Synch Tdef and Synth with Global Clock

Hey, I am trying to synchronize all my Synths/Effects with a global clock. I came up with the following code. The first Ndef as well as the Tdef synchronize to the t.tempo. In the second Ndef, I try to synchronize an envelope-trigger with the global clock, but it doesnt work. Does anyone know what that could be? Thank you very much :slight_smile:

p = Ndef.dictFor(s);
p.makeTempoClock;
t = p.clock;
TempoClock.default = p.clock;

t.tempo = 1;

//works
Ndef(\out, { Ringz.ar(Impulse.ar(Ndef(\tempo).kr), [501, 500], 1/Ndef(\tempo).kr) * 0.1 }).play;

//works
(
Tdef(\klink, { loop {
	(note: 10, sustain: 0.05).play;
	"klink".postln;
	1.wait

} }).play(t);
)

//if I want to trigger an envelope, it doesnt work
(
Ndef(\sound, {arg time = 1;
	var sig, env, gate;
	gate = Impulse.ar(Ndef(\tempo).kr/time); // this doesnt work
	//gate = Impulse.ar(1/time); // this works
	env = EnvGen.ar(Env([0, 0.75, 0.75, 0],[time/2, 0 , time/2], curve: \sine ), gate: gate);
	sig = SoundIn.ar(0)*env;
	Out.ar(0, PanAz.ar(4, sig, env));
}).play;
)
1 Like

Sound cards do not run at exactly the advertised sample rate. You think 44,100 samples = exactly one second, but it’s actually slightly shorter or longer.

So all audio software has to make a choice:

  • Run according to the sample clock (meaning that 120 bpm is very slightly inaccurate).

  • Or run according to a stable system clock (meaning 120 bpm may be more accurate while playing in real time, but the number of samples between beats may be slightly off).

SuperCollider, when running in real time, does the latter. One reason for this (as I said just a couple of days ago on another thread) is that we want to support networked music applications, where there is no single sample clock.

The fallout from this is that you cannot use server-side and language-side timing simultaneously. (If you really need 100% sample-accurate timing control, either use non-real-time rendering in SC, or switch to ChucK.)

Your Ndef triggering the envelope will have to receive the trigger from the language.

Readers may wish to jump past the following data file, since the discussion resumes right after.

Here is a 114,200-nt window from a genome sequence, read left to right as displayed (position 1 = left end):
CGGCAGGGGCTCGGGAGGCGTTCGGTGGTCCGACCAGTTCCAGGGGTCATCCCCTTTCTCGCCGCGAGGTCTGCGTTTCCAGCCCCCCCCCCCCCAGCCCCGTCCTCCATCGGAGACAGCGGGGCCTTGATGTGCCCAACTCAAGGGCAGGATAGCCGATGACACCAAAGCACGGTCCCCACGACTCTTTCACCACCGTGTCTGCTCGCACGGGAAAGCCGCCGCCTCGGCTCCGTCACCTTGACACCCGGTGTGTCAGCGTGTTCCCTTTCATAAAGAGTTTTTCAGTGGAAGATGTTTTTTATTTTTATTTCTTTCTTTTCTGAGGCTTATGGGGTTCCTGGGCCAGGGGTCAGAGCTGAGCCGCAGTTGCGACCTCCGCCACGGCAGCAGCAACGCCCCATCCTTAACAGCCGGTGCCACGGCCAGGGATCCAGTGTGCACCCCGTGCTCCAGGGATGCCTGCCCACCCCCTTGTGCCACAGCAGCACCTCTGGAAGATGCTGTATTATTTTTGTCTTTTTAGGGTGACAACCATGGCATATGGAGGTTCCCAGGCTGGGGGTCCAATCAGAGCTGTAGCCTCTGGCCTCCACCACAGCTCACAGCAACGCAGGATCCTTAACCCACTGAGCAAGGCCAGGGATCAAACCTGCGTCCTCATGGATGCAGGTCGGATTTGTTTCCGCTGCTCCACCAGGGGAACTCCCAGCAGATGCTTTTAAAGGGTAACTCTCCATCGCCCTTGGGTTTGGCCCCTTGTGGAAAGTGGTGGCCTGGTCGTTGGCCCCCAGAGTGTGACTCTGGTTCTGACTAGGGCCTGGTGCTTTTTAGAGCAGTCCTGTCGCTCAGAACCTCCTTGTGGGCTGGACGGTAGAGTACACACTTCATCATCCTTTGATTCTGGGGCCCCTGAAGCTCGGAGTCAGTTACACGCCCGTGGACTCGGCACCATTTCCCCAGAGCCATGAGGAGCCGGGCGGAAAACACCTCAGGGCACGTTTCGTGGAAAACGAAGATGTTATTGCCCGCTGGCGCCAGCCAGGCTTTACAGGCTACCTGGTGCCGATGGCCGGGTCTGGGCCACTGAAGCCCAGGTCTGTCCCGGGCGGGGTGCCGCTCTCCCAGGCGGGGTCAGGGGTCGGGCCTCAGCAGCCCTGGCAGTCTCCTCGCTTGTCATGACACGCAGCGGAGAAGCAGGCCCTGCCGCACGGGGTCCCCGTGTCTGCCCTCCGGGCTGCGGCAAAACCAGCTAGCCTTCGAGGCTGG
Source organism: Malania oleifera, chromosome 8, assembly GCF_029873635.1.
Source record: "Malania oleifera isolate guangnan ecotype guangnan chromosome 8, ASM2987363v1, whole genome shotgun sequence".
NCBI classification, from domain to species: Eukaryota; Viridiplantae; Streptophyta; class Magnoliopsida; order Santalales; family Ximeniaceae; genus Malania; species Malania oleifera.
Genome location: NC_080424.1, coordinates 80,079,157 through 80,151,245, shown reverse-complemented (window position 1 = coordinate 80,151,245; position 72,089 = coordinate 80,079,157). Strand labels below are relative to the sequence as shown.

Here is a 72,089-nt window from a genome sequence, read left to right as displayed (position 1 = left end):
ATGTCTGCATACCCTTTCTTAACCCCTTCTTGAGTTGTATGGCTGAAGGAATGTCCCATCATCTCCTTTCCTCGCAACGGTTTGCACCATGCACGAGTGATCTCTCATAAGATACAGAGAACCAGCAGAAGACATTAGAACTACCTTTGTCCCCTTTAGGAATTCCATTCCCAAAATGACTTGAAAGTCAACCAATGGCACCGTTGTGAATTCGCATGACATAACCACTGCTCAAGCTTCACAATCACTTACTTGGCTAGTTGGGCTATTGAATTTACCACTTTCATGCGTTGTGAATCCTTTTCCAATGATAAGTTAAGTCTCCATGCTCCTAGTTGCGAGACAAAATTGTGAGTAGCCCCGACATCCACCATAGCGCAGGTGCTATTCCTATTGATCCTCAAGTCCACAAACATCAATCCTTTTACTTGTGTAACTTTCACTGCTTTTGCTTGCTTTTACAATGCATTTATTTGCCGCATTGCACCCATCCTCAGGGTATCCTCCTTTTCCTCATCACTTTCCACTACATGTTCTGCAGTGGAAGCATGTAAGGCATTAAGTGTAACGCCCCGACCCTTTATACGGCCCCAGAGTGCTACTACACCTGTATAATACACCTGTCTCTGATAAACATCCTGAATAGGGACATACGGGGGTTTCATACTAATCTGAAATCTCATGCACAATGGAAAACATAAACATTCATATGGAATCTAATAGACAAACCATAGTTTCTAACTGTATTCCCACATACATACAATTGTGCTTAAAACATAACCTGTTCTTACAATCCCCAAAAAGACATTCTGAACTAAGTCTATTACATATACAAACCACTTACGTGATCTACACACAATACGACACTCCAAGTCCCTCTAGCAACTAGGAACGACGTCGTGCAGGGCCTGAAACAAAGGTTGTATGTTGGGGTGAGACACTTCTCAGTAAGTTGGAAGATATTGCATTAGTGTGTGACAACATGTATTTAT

FWIW, when I first started with SC, I thought it would be a good idea to do rhythm sequencing using server-side data, but I abandoned that approach pretty quickly. I understand what you’re trying to do, but in SC, it’s really not a good approach. It’s much better to put all control over rhythmic timing on the language side.

hjh

1 Like

Actually, I only just noticed the two versions of Impulse, where one was working and the other wasn’t.

But I suspect something else is going on. After modifying the envelope to make it easier to hear the onsets, and replacing SoundIn with a continuous source, Impulse.ar(Ndef(\tempo).kr / time) is triggering the envelope without any trouble.

Initially when I tried your code, indeed, I didn’t hear anything. Then, when I substituted SinOsc instead of SoundIn, then I heard a continuous tone with some amplitude modulation from the envelope. The envelope was definitely shaping the sound, but not clearly.

(
Ndef(\sound, {arg time = 1;
	var sig, env, gate;
	gate = Impulse.ar(Ndef(\tempo).kr / time);
	env = EnvGen.ar(Env([0, 0.75, 0.75, 0],[0.01, 0 , time/8], curve: \sine ), gate: gate);
	sig = SinOsc.ar(440 * 4/5)*env;
	Out.ar(0, [0, sig]);
}).play;
)

The drift between language and server timing is not very obvious within the first few minutes. I checked a recording in Audacity and the onset times are close but not quite exact. So I suspect, eventually you will need to deal with that problem.

EDIT: So I let it run for another 20 minutes or so – now, the Impulse (R) is about 24 ms earlier than the default synth (L). (Earlier, when I started testing it, the Impulse was slightly late.)

drift

hjh

1 Like

Thank you for your response! Very interesting!
I got rid of the Out UGen and then it works! But if I use a SynthDef (instead of Ndef) with an Out Ugen it does not work… Not sure why but at least the workaround is doing it